A nose that was gay
And a toe that was red;
A leg made of money,
A foot with a head.

[Answers next time.]

Copyright © 2009 Eric Shanower and David Maxine. All rights reserved.

Thursday, October 1, 2009


By Ruth Plumly Thompson
Author of Ozoplaning with the Wizard of Oz, The Wish Express, "King, King! Double King!", etc.

Originally published in the Philadelphia Public Ledger, July 7, 1918.

Sir Solomon Tremendous Wise,
The King's chiefmost adviser,
Seems every day to find a way
Of proving himself wiser.
"There is," said he, "one thing that we
Have overlooked, your Highness;
A matter of importance and
A matter of much finesse!

"It has to do with weddings, Sire,
Contentedness and quiet;
It has to do with the tremendous
Part of each man's diet
That lacking causes pain, distress,
The blues and melancholy;
That eaten regularly keeps
Him jovial and jolly.

"A peaceful household you will find
Where good pie is a factor,
It is a never failing calm,
A masculine attractor;
And knowing this to be the case,
Your Majesty, 'twere best
To make each maiden pass, before
She weds, a high pie test!"

"A high pie test! Sir Solomon,
Your genius is sublime, Sir!"
Thus spoke the King, "and so your hint
I regard as very prime, Sir!"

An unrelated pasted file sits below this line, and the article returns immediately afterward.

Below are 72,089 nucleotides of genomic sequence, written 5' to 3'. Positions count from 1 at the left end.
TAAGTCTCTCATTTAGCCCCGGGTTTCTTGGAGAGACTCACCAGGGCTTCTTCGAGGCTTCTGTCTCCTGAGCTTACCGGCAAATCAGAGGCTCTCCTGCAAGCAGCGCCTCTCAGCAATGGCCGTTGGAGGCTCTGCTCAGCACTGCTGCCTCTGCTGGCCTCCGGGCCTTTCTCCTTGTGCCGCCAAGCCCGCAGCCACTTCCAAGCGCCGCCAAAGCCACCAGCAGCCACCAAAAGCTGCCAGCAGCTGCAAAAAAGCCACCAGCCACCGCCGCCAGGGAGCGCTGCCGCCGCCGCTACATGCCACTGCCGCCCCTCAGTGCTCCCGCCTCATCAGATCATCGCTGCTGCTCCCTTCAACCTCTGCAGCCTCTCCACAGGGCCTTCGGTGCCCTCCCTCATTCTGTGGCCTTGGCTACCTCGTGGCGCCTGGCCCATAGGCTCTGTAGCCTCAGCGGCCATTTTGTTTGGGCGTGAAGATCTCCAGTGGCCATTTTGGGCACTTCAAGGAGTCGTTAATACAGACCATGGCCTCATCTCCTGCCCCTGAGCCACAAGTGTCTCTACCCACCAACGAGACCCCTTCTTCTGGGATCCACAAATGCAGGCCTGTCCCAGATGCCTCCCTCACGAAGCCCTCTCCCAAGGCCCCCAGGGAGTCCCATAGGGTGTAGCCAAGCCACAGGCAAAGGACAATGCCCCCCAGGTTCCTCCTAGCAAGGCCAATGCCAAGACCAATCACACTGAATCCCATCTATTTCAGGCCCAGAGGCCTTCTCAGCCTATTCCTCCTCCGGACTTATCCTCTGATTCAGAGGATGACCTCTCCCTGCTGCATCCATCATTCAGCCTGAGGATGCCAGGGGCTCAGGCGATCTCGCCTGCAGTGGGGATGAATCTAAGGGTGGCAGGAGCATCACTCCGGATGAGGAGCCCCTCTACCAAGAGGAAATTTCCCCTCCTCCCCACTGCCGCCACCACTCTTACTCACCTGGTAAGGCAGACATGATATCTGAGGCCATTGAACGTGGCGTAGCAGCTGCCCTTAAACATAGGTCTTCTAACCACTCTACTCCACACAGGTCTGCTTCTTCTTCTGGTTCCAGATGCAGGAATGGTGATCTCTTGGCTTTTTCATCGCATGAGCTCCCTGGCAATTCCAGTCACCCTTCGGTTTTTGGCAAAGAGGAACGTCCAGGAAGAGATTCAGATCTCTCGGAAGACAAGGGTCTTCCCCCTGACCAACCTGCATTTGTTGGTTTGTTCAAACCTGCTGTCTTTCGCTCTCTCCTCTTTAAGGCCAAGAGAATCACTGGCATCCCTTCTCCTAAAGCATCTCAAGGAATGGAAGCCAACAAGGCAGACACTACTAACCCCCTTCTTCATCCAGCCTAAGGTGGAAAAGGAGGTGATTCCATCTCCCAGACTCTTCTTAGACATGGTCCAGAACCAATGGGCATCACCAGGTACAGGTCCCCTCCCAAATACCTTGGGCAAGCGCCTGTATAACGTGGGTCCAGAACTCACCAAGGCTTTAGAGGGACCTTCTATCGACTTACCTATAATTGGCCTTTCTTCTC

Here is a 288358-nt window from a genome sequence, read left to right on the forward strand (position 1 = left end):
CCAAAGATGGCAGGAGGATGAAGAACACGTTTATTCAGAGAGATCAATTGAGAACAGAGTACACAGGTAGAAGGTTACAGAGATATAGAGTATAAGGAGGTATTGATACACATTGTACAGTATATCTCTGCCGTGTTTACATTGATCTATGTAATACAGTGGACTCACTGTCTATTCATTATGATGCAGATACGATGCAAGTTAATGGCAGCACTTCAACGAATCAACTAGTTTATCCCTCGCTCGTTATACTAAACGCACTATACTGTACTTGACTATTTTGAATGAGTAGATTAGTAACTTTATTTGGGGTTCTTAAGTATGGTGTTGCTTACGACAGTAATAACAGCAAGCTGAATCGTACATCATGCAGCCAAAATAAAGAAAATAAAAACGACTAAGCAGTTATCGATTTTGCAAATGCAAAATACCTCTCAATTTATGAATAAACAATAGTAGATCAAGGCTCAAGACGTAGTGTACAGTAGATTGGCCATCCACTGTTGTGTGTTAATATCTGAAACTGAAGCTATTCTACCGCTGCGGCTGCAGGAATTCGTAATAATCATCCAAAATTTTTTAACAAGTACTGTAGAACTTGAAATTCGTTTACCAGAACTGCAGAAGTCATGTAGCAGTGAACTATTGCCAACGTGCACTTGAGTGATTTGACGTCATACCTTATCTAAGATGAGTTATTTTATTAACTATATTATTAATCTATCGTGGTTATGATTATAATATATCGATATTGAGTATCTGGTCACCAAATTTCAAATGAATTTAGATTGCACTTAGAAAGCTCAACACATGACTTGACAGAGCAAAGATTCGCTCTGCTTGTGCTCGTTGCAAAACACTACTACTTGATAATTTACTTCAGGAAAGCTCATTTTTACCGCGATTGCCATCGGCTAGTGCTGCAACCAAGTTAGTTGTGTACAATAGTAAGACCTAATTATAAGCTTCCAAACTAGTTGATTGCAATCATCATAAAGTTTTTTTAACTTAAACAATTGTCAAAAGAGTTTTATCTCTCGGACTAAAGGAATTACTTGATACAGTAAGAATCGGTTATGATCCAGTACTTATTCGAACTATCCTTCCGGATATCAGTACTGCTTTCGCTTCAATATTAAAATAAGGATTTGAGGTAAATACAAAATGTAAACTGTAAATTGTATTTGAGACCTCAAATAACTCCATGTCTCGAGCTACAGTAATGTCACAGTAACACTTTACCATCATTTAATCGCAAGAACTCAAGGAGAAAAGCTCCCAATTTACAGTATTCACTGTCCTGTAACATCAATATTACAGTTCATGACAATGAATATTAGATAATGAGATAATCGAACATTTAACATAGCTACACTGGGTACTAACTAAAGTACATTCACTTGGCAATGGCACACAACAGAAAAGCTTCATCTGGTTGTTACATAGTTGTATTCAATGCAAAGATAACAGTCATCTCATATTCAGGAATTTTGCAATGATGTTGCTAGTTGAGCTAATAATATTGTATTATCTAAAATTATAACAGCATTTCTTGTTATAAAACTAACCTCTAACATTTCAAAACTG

By royal proclamation it
Was spread North, East and West
And South: "No maid shall wed until
She's passed the high pie test!"

And after that--'most every day,
Sir Solomon Tremendous Wise
Is called upon to test and pass--
Well, several dozen pies.
Sometimes the King helps. The insides
Must be both sweet and shaky;
As for the crust--of course, that must
Be white and light and flaky.

And when the pies have passed, the maid
May wed--Aho! I'm thinking
Sir Solomon just made that rule--
Yes; once I saw him winking--
Because he wanted pie himself.
Not having any wife
He thought he'd just insure himself
Against a pieless life!

He tests the pies himself, you know.
Now what a merry joke
The wise old wight has played this time
On our Supposy Folk.

By Ruth Plumly Thompson 
Originally published in the Philadelphia Public Ledger, January 26, 1919.

The Forgetful Poet

Would you believe it? Sometimes this dear old chap forgets the answers to his own riddles, and then every one in the office has to get to work to help him out. But, as he says, his head is so full of new ideas that he has not room for all the old ones. Last week's answers were: Longfellow, Eugene Field, Shelley, Whittier, Wordsworth, Bret Harte, Scott, Browning.

The preserved letter in the alphabet which appeals to boys and girls is candy.

This week he asks:

"Why is a letter (the kind you write) feminine?"

"What German food describes a wise man--Solomon Tremendous Wise, for instance?"

He felt pretty good, because he really got off a joke on me.

"Do your feet correspond?" he asked me suddenly. I looked down hastily to see whether I had the right shoe on the left foot or anything. "What do you mean?" I said, quite mystified.

"Well, I've often heard of foot notes--so I thought possibly your feet corresponded!" Before I could get even, he hurried out and I could hear him laughing all the way down the entry. Pshaw!

[Answers next time.]

Copyright © 2009 Eric Shanower and David Maxine. All rights reserved.